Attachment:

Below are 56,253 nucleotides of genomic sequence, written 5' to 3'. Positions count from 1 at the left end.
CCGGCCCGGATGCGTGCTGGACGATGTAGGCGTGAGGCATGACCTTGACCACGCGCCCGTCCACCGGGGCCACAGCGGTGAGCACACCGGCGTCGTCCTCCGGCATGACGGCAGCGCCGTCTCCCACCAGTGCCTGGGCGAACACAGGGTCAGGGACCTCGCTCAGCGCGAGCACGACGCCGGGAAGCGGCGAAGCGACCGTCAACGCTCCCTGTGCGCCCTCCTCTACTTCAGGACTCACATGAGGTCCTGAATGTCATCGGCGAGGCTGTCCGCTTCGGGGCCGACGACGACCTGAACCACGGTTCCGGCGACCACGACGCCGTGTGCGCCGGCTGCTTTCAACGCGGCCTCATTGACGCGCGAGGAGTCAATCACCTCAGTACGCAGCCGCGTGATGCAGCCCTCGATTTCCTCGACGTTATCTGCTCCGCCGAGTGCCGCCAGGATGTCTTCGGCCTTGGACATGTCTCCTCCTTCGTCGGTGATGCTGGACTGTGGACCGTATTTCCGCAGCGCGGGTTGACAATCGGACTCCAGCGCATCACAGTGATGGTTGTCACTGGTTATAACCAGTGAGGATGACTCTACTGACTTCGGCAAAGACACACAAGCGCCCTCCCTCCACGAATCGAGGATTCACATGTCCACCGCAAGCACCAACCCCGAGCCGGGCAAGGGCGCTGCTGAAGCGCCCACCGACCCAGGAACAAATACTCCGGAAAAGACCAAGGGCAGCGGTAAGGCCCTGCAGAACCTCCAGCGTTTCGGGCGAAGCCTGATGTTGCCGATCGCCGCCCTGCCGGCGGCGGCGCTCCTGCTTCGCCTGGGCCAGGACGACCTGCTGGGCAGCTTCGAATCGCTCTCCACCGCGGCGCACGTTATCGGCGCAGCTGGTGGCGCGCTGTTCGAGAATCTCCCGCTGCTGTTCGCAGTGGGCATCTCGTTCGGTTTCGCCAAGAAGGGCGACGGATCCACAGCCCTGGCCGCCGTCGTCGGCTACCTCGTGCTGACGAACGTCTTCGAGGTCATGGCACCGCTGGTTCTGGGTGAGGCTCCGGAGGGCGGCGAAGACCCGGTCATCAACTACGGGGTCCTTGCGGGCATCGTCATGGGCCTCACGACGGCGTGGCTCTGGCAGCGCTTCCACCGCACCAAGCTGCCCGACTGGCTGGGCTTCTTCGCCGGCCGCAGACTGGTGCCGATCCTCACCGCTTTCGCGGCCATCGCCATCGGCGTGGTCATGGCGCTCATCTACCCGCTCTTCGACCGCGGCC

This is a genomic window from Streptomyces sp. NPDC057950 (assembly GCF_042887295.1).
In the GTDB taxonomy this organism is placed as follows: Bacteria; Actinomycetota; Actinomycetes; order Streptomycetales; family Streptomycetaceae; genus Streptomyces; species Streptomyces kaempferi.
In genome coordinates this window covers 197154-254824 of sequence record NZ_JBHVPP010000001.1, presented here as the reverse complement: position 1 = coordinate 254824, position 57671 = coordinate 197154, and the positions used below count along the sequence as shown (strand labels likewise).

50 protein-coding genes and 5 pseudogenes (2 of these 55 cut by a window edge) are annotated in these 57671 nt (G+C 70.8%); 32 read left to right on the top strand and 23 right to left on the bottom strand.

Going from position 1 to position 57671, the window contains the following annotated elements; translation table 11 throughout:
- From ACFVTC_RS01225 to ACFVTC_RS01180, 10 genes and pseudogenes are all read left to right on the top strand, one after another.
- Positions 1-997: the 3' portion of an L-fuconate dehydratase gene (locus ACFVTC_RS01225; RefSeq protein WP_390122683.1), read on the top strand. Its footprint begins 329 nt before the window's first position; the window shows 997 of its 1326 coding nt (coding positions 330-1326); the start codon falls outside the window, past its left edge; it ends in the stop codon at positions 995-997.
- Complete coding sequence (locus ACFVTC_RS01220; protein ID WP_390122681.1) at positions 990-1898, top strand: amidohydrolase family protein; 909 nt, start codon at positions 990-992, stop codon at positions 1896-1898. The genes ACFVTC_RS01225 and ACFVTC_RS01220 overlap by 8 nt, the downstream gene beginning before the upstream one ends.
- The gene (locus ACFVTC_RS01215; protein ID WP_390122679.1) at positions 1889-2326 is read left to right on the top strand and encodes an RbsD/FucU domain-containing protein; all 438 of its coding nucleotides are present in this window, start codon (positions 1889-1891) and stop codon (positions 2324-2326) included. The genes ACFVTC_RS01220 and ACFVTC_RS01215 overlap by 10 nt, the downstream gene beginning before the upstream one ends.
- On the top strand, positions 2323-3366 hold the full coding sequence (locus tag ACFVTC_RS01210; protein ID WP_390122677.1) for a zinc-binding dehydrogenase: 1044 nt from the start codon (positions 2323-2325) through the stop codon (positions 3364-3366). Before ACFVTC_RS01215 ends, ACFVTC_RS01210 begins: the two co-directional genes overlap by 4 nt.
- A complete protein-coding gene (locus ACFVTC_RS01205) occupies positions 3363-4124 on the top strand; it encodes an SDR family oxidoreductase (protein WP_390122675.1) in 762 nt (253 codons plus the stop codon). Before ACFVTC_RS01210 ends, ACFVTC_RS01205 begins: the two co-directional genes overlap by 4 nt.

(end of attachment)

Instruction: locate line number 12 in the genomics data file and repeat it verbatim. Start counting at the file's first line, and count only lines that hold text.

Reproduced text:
- On the top strand, positions 2323-3366 hold the full coding sequence (locus tag ACFVTC_RS01210; protein ID WP_390122677.1) for a zinc-binding dehydrogenase: 1044 nt from the start codon (positions 2323-2325) through the stop codon (positions 3364-3366). Before ACFVTC_RS01215 ends, ACFVTC_RS01210 begins: the two co-directional genes overlap by 4 nt.